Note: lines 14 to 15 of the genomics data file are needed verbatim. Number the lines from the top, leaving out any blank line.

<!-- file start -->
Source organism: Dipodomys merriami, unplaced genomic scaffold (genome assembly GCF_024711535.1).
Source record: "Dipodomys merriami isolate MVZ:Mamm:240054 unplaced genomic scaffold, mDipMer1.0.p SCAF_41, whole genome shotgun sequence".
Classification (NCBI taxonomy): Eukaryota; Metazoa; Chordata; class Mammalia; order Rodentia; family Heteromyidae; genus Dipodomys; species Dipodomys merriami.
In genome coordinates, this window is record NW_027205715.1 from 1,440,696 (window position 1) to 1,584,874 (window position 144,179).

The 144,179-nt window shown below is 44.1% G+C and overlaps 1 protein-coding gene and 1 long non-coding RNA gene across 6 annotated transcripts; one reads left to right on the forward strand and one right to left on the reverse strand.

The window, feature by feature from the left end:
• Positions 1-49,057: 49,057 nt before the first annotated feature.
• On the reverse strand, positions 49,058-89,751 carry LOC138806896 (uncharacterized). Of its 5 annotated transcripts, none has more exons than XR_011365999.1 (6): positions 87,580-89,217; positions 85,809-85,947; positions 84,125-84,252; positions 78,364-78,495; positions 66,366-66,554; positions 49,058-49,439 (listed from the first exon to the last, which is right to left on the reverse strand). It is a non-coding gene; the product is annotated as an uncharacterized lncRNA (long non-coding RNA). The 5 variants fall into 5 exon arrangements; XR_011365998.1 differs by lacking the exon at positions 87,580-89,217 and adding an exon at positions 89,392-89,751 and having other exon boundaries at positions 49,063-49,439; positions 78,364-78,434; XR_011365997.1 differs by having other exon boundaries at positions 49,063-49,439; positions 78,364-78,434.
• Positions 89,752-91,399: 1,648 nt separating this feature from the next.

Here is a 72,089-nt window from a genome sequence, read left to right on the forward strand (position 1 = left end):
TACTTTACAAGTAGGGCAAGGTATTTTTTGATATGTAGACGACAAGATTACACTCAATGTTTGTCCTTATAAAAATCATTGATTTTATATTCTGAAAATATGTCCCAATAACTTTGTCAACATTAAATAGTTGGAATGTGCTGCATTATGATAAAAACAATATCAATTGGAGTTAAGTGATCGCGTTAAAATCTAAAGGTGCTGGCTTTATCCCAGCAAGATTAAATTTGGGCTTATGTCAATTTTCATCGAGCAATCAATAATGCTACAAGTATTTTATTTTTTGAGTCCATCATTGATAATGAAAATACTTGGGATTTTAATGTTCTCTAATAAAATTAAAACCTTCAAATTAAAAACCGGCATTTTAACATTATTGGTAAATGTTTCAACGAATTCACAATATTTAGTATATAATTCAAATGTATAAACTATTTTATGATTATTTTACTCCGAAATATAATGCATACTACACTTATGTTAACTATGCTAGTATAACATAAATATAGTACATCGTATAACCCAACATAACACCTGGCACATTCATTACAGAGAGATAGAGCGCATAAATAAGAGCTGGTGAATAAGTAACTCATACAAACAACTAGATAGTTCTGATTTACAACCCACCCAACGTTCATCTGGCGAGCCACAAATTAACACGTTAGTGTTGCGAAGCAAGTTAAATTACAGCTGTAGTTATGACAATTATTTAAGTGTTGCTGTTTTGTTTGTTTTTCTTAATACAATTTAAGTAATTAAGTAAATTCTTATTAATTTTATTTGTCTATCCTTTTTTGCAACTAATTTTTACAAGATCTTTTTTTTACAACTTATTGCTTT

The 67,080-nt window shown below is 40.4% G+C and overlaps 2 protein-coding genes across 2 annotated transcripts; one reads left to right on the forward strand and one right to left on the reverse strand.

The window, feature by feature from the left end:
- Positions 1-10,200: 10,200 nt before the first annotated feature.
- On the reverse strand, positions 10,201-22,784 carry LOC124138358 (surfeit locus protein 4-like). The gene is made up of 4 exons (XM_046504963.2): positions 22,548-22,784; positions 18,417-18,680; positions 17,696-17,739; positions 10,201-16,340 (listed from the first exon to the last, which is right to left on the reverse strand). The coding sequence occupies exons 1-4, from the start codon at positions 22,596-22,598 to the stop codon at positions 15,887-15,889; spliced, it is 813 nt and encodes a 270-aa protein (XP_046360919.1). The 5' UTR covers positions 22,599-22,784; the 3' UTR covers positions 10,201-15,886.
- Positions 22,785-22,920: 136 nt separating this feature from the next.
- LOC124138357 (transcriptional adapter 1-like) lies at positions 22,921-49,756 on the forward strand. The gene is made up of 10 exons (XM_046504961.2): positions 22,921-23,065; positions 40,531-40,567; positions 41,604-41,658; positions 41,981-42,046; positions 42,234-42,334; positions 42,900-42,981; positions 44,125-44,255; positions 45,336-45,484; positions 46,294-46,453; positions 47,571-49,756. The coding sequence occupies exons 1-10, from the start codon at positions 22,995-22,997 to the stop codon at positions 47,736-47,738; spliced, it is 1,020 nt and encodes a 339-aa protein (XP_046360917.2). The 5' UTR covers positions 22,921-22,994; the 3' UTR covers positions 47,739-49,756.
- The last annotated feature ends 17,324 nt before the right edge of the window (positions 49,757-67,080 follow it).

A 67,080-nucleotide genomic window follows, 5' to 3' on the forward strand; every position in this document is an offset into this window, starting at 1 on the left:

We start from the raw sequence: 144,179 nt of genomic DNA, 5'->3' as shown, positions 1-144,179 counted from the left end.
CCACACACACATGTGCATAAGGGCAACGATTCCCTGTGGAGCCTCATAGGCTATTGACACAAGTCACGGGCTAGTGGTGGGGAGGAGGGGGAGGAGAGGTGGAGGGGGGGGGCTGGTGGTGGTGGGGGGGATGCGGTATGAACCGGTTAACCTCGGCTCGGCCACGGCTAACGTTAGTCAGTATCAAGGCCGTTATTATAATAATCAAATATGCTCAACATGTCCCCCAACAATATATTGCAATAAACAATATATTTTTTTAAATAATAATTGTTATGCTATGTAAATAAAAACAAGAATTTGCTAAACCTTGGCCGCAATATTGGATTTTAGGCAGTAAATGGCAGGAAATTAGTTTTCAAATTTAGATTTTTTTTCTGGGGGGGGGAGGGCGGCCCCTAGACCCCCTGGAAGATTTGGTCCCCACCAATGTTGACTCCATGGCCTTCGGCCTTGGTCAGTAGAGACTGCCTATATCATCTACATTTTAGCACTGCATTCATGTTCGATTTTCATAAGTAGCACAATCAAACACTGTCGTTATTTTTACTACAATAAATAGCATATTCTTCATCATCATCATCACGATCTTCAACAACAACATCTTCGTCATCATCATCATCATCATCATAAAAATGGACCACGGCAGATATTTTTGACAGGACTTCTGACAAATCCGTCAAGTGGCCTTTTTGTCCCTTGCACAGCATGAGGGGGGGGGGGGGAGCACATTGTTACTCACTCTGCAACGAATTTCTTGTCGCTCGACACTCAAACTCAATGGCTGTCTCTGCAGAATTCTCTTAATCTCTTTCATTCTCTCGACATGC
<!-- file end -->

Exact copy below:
- Positions 1-10,200: 10,200 nt before the first annotated feature.
- On the reverse strand, positions 10,201-22,784 carry LOC124138358 (surfeit locus protein 4-like). The gene is made up of 4 exons (XM_046504963.2): positions 22,548-22,784; positions 18,417-18,680; positions 17,696-17,739; positions 10,201-16,340 (listed from the first exon to the last, which is right to left on the reverse strand). The coding sequence occupies exons 1-4, from the start codon at positions 22,596-22,598 to the stop codon at positions 15,887-15,889; spliced, it is 813 nt and encodes a 270-aa protein (XP_046360919.1). The 5' UTR covers positions 22,599-22,784; the 3' UTR covers positions 10,201-15,886.